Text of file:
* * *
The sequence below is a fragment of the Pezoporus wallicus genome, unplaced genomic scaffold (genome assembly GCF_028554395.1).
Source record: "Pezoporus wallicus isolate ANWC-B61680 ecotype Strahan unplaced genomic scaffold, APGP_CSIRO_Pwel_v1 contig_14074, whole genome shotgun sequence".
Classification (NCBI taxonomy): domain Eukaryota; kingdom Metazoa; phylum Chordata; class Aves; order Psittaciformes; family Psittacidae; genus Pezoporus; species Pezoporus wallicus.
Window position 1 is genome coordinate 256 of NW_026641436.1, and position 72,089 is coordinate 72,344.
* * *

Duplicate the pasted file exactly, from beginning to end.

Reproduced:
The sequence below is a fragment of the Pezoporus wallicus genome, unplaced genomic scaffold (genome assembly GCF_028554395.1).
Source record: "Pezoporus wallicus isolate ANWC-B61680 ecotype Strahan unplaced genomic scaffold, APGP_CSIRO_Pwel_v1 contig_14074, whole genome shotgun sequence".
Classification (NCBI taxonomy): domain Eukaryota; kingdom Metazoa; phylum Chordata; class Aves; order Psittaciformes; family Psittacidae; genus Pezoporus; species Pezoporus wallicus.
Window position 1 is genome coordinate 256 of NW_026641436.1, and position 72,089 is coordinate 72,344.